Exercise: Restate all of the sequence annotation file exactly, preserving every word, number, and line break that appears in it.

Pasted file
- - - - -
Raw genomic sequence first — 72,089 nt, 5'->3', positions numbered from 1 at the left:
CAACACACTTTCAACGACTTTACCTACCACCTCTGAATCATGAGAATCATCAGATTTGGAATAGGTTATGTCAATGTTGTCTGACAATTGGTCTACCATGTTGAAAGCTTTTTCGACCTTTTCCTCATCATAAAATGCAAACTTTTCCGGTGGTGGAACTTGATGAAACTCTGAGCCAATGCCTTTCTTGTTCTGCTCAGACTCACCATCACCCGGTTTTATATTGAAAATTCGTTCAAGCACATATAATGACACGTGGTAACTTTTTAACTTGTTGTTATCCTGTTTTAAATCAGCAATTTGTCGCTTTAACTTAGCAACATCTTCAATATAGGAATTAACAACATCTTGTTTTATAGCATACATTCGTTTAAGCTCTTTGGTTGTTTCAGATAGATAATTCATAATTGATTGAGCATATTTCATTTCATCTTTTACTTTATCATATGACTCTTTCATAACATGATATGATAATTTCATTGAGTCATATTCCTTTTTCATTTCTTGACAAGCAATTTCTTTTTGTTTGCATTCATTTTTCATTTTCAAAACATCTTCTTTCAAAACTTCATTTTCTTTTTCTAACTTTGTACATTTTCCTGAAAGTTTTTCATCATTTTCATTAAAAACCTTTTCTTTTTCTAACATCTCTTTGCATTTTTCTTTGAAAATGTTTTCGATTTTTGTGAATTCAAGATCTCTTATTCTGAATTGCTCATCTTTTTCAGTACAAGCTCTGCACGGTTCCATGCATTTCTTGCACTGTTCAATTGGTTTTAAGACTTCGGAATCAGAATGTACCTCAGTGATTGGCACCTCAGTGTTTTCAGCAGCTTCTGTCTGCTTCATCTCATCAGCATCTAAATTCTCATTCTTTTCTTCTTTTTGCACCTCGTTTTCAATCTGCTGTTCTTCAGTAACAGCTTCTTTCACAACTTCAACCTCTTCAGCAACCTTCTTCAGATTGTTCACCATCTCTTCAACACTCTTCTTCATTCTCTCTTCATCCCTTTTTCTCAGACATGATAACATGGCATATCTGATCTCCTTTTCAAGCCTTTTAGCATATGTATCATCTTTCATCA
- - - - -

Raw genomic sequence first — 72,089 nt, 5'->3', positions numbered from 1 at the left:
CAACACACTTTCAACGACTTTACCTACCACCTCTGAATCATGAGAATCATCAGATTTGGAATAGGTTATGTCAATGTTGTCTGACAATTGGTCTACCATGTTGAAAGCTTTTTCGACCTTTTCCTCATCATAAAATGCAAACTTTTCCGGTGGTGGAACTTGATGAAACTCTGAGCCAATGCCTTTCTTGTTCTGCTCAGACTCACCATCACCCGGTTTTATATTGAAAATTCGTTCAAGCACATATAATGACACGTGGTAACTTTTTAACTTGTTGTTATCCTGTTTTAAATCAGCAATTTGTCGCTTTAACTTAGCAACATCTTCAATATAGGAATTAACAACATCTTGTTTTATAGCATACATTCGTTTAAGCTCTTTGGTTGTTTCAGATAGATAATTCATAATTGATTGAGCATATTTCATTTCATCTTTTACTTTATCATATGACTCTTTCATAACATGATATGATAATTTCATTGAGTCATATTCCTTTTTCATTTCTTGACAAGCAATTTCTTTTTGTTTGCATTCATTTTTCATTTTCAAAACATCTTCTTTCAAAACTTCATTTTCTTTTTCTAACTTTGTACATTTTCCTGAAAGTTTTTCATCATTTTCATTAAAAACCTTTTCTTTTTCTAACATCTCTTTGCATTTTTCTTTGAAAATGTTTTCGATTTTTGTGAATTCAAGATCTCTTATTCTGAATTGCTCATCTTTTTCAGTACAAGCTCTGCACGGTTCCATGCATTTCTTGCACTGTTCAATTGGTTTTAAGACTTCGGAATCAGAATGTACCTCAGTGATTGGCACCTCAGTGTTTTCAGCAGCTTCTGTCTGCTTCATCTCATCAGCATCTAAATTCTCATTCTTTTCTTCTTTTTGCACCTCGTTTTCAATCTGCTGTTCTTCAGTAACAGCTTCTTTCACAACTTCAACCTCTTCAGCAACCTTCTTCAGATTGTTCACCATCTCTTCAACACTCTTCTTCATTCTCTCTTCATCCCTTTTTCTCAGACATGATAACATGGCATATCTGATCTCCTTTTCAAGCCTTTTAGCATATGTATCATCTTTCATCA